I’ve been in a little bit of a slump recently with the Nintendo Switch. Admittedly, a lot of that is down to it being in its final year before the successor no doubt release, and as a result both first and third party titles are starting to run a little dry. Whilst I can’t say there have been bad games lately, I have found that very few of them have that spark to make me fall in love with it. Considering how many games have succeeded at that over the past few years, it makes me a tad disappointed.

1000xRESIST makes a valiant attempt to shake me out of that slump, and it almost succeeded too – if it wasn’t for one massive flaw that tarnished the overall experience.

Many thanks to the publisher for the review code.

Taking place 1000 years in the future, humanity has essentially been extinguished by an alien race known as the Occupants. They came with a deadly disease that mercilessly spread throughout the population of the world, forcing out their bodily fluids as they suffered a painful death.

But, there was one who was not affected, even while all her school friends died around her: a teenage girl called Iris, who was seen as the savior of the human race.

Back in the future, we switch to an underground sanctuary where Iris’s clones now make up society. Names no longer serve any purpose, and titles are given according to one’s function. Iris is the ALLMOTHER, and you are Watcher – one who can observe the ALLMOTHER’s memories through the process of Communing with other sisters. Unfortunately, during your first Communion, Fixer (another sister) breaks in to warn you that the ALLMOTHER has been lying to you.

Thus the seeds of doubt have been planted and you’ll eventually find out the truth as you delve further into the ALLMOTHER’s past.


1000xRESIST is mostly a narrative focused title, and could almost be considered a ‘walking simulator’ for the most part. Each chapter’s Communion allows you to access a different part of Iris’s memories and has you mainly progressing through them to piece together her history. Puzzles are typically made up of manipulating time in order to access areas of the memory that you otherwise don’t have access to you yet.

Whilst this may seem pretty intriguing, the process largely amounts to changing to a time when an area wasn’t blocked, passing through, and then switching back. Very basic stuff, but the purpose is to help keep you slightly more engaged with the narrative progression, and the implementation adds to the overall futuristic vibe. Outside of that there are some segments where you boost towards floating icons for a bit, but these add little much to the overall experience.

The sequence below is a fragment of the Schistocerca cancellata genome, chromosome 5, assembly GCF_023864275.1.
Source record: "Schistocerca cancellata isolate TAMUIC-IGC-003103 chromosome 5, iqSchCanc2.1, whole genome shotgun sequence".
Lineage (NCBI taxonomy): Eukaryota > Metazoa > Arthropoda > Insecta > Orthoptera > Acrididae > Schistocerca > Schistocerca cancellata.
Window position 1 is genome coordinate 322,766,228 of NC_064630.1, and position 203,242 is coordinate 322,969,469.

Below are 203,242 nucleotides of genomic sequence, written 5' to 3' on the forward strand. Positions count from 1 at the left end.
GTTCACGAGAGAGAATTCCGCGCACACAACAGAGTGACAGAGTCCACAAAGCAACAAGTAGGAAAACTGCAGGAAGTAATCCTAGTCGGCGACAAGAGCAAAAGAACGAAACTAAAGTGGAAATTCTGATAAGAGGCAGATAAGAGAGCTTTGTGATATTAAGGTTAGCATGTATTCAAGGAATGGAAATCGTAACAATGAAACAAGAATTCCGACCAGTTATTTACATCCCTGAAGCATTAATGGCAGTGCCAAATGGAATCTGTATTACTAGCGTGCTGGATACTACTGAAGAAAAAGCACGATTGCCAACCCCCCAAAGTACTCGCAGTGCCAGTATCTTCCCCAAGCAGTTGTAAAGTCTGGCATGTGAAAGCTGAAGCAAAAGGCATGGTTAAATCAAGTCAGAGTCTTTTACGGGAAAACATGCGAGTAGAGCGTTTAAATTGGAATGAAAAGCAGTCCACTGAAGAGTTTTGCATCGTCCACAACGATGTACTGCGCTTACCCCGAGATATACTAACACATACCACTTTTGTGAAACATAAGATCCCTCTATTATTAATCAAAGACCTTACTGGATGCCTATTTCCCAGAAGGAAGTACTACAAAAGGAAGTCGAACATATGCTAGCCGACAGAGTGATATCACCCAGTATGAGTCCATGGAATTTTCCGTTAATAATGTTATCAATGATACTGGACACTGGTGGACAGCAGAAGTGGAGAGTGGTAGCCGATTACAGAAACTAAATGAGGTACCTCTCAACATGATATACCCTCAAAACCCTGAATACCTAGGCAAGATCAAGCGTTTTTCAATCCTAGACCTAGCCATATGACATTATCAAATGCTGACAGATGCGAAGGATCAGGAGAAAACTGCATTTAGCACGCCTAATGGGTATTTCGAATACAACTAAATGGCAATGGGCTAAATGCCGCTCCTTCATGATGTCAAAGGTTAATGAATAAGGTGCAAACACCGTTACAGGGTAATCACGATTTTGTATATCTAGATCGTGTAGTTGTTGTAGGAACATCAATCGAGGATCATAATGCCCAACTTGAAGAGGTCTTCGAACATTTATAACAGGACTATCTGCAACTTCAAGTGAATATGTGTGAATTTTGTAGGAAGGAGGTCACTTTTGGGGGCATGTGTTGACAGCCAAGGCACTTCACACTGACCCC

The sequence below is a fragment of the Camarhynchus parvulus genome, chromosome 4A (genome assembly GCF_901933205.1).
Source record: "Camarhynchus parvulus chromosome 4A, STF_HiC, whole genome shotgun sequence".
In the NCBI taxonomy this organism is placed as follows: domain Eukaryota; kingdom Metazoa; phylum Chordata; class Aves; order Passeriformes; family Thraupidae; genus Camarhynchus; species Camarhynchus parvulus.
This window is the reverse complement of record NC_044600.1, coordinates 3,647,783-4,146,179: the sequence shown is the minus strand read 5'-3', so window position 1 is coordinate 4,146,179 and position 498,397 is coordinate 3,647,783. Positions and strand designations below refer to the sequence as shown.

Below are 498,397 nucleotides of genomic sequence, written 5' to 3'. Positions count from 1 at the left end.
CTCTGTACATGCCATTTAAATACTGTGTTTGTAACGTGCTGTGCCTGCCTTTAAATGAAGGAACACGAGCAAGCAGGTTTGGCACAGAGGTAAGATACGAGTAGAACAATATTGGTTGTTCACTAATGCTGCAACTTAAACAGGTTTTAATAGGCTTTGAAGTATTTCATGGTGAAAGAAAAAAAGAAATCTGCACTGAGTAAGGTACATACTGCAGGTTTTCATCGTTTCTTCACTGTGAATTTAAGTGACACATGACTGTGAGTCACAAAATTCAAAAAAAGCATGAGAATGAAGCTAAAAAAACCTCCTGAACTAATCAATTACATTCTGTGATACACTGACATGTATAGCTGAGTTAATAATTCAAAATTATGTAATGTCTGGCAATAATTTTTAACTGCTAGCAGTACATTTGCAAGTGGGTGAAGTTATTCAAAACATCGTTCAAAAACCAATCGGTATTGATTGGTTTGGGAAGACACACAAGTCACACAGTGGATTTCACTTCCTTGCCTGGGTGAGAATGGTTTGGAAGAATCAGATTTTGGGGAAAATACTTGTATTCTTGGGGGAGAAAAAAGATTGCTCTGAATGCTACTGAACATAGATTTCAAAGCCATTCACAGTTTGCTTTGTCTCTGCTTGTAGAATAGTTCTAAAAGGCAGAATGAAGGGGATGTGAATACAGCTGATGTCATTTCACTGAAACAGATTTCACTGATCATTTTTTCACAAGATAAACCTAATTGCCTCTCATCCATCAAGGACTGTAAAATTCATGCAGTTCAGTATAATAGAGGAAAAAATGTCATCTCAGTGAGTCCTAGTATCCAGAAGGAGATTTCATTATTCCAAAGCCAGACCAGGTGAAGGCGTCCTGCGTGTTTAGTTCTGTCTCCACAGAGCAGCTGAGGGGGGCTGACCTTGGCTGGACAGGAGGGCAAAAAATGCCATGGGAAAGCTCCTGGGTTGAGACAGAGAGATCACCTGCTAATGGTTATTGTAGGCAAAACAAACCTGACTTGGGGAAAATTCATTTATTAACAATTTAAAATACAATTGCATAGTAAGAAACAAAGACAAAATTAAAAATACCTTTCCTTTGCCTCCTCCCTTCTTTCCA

But don’t let the lack of overall gameplay fool you. It’s designed to be non-intrusive and isn’t meant to provide any kind of challenge. The story of what happened in this world is extremely compelling, and you can’t help but get sucked in thanks to the fantastic writing, voice acting, and art direction present. Every chapter is just as exciting at the last as you start finding out more answers to the many questions, and it leaves you with quite a satisfying ending. It’s a long narrative, but it doesn’t feel it – and a large part of that is due to those light gameplay elements that helps give you a mental break from what is quite a full-on story.


As I hinted at during the introduction, not everything is praiseworthy and the game comes to a crashing halt in-between your sisterly Communions. After learning more about a chapter of Iris’s life, you’ll find yourself sent back to the Orchard. In the hub world, you can seek out the next sister to Commune with, or you can chat to the others should you so wish; the problem is that Orchard is labyrinthine in nature and no matter how many times you return to it, it’s easy to wander around in circles completely lost. Even the waypoint system that attempts to guide you in the right direction is absolutely useless and I often found it was barely worth using.

It sounds like a small issue, but these hub sections bring the pacing to a screeching and frustrating halt. They’re a real buzzkill and I feel like half of my fifteen or so hour playtime was spent wandering around in damn circles just trying to find the next sister. Whilst this issue isn’t quite enough to stop me from recommending the otherwise fantastic game, it’s also an issue that’s hard to ignore and I hope it’s something that they address. Having a map, ideally with fast travel, would be the easiest way to combat the issue and it would honestly make a world of difference.

1000xRESIST is a beautifully captivating narrative tale in a dystopian future, and its non-linear storytelling really helps to keep you engaged with what happened to both Iris and the world she transformed. Unfortunately, walking around in circles in the god-awful hub really puts a dampener on the overall experience, and it’s something I hope can be addressed in a future update.